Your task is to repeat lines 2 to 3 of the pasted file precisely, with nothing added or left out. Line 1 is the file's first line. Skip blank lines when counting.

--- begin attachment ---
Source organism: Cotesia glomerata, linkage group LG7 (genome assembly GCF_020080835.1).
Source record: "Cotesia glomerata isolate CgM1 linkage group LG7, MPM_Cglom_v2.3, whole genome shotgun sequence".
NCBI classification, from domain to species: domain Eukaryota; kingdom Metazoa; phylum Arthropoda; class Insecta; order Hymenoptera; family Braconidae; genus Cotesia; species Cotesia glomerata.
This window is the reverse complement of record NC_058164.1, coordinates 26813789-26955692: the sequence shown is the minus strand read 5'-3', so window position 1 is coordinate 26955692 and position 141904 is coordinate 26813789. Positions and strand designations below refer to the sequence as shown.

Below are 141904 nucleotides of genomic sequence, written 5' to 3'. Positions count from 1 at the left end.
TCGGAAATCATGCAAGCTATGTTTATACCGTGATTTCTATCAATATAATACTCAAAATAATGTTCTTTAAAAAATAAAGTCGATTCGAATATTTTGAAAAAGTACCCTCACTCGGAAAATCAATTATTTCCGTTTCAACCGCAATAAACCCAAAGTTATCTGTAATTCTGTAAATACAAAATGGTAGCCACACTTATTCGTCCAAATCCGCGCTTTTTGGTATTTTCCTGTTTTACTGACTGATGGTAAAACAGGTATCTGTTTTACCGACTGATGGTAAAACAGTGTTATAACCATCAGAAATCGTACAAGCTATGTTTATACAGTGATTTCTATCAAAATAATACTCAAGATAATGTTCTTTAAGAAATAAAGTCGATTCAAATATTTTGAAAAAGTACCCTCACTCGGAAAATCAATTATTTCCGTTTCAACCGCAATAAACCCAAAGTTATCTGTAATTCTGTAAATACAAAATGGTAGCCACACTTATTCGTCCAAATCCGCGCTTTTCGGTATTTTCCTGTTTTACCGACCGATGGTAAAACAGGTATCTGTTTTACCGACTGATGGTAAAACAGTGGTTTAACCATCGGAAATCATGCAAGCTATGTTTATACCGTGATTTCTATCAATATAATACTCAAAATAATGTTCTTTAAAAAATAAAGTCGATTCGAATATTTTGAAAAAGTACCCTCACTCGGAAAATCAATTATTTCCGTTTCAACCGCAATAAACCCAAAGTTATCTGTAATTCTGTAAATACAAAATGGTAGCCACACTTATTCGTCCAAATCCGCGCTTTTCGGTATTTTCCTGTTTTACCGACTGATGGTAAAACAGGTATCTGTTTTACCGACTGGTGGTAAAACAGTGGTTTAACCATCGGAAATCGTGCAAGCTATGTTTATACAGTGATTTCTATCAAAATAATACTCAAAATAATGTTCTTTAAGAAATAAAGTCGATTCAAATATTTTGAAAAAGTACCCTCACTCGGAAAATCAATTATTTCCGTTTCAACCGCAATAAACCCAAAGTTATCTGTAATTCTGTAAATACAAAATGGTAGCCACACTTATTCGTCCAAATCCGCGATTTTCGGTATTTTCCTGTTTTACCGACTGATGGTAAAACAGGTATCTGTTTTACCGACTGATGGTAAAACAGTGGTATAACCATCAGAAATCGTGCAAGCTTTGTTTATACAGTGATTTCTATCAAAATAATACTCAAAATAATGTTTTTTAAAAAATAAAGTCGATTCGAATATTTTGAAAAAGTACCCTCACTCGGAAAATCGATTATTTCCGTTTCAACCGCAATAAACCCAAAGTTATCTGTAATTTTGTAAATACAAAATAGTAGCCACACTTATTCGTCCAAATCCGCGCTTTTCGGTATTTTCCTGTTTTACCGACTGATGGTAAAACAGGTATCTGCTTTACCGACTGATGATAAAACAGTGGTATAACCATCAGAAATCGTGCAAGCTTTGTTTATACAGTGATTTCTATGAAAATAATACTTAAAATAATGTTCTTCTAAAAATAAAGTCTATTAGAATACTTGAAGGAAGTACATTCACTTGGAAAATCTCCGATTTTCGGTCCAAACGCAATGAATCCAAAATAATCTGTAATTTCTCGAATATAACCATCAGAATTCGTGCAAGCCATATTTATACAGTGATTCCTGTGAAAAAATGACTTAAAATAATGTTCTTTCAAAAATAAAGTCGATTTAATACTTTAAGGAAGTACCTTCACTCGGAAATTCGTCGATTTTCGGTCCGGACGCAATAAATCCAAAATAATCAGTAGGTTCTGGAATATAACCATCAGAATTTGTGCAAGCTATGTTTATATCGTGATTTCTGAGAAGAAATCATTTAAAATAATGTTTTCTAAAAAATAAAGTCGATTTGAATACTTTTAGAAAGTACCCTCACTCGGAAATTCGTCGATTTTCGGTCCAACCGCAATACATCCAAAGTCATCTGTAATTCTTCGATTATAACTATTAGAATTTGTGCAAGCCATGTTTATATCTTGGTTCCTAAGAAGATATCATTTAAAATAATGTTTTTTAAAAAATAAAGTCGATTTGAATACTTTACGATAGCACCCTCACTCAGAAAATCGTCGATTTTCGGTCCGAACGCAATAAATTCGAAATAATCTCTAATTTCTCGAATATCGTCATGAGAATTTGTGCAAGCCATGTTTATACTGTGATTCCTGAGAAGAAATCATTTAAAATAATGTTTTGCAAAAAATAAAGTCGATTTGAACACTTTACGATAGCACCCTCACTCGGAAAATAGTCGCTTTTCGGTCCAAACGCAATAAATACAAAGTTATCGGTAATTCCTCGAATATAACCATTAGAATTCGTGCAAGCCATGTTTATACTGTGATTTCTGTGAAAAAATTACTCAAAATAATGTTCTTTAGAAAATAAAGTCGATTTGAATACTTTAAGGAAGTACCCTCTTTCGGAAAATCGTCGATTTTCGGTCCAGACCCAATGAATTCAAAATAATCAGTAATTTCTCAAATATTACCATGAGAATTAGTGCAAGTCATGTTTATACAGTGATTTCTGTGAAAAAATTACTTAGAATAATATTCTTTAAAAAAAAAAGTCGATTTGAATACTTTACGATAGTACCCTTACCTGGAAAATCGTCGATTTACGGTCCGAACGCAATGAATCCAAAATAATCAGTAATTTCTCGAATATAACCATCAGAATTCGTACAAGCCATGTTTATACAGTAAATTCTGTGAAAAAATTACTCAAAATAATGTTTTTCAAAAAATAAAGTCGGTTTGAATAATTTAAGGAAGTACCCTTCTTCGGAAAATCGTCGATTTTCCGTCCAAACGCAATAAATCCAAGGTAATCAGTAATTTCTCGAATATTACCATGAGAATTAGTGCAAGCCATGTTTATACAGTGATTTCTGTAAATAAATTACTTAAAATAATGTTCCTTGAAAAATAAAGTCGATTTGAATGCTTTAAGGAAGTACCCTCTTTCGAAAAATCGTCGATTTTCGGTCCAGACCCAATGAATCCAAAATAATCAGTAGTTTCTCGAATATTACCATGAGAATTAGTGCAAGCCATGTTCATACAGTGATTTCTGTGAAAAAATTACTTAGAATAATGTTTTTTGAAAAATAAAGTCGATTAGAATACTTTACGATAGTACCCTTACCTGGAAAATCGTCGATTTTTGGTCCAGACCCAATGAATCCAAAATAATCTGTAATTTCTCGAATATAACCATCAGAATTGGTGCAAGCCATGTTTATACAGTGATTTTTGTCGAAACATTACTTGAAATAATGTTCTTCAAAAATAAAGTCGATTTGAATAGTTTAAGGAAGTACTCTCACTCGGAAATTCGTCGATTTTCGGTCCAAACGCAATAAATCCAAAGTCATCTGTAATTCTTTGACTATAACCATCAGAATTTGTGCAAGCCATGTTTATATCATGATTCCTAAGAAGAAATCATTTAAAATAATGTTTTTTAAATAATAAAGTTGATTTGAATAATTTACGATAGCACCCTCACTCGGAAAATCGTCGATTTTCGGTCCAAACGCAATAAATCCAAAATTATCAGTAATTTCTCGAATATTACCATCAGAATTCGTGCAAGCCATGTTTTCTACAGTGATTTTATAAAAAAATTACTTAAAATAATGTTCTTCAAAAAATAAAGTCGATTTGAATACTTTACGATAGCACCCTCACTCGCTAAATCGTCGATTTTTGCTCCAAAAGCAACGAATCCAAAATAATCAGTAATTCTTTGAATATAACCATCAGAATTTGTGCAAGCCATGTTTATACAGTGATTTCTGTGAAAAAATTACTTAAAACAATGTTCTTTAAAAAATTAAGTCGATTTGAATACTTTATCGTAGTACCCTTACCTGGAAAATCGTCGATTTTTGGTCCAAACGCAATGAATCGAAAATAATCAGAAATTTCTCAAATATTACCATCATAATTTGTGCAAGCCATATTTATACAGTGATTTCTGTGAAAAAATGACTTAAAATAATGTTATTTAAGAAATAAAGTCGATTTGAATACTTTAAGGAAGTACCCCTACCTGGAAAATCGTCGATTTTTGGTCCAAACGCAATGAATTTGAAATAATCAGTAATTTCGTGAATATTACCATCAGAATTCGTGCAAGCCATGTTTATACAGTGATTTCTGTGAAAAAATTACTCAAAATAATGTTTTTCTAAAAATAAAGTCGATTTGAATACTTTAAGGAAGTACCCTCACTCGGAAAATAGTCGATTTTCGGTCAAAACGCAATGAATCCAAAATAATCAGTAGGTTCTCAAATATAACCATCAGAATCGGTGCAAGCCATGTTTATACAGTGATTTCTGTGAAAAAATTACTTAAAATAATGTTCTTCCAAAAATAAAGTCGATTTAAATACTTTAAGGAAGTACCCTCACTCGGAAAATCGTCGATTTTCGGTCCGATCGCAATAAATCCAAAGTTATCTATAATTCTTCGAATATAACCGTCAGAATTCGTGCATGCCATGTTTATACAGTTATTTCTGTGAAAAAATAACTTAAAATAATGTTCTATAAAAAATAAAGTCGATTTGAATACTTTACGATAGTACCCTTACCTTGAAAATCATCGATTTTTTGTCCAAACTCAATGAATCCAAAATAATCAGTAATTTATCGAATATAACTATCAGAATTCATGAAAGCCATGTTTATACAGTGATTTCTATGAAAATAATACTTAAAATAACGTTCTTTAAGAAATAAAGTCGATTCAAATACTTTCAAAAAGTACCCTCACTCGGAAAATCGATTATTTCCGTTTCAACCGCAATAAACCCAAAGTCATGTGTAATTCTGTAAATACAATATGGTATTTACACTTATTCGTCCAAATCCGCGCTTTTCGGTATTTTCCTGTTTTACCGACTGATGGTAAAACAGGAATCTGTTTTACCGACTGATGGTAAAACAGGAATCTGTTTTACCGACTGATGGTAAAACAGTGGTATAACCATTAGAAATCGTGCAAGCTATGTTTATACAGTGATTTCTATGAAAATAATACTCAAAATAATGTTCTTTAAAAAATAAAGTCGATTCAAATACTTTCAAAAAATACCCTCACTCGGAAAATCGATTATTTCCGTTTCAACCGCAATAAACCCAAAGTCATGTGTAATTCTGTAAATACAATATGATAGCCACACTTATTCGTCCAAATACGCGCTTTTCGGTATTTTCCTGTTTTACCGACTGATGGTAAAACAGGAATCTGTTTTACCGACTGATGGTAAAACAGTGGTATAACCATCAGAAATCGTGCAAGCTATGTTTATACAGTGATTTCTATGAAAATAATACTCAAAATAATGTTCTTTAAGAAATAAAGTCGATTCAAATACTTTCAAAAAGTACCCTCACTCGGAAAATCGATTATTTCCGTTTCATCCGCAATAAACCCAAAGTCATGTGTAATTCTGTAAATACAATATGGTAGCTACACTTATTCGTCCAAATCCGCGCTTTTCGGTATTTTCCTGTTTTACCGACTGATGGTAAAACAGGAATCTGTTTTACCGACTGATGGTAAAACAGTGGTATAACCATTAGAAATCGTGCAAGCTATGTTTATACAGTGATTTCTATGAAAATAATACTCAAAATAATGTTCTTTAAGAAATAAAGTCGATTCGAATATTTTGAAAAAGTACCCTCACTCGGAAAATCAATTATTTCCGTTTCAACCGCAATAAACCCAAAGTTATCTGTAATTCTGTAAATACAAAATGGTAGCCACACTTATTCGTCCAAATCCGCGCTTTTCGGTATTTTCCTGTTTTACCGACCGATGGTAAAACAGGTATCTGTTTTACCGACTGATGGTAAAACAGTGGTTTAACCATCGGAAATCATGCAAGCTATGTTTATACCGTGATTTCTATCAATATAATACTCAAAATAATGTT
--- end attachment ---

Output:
Source record: "Cotesia glomerata isolate CgM1 linkage group LG7, MPM_Cglom_v2.3, whole genome shotgun sequence".
NCBI classification, from domain to species: domain Eukaryota; kingdom Metazoa; phylum Arthropoda; class Insecta; order Hymenoptera; family Braconidae; genus Cotesia; species Cotesia glomerata.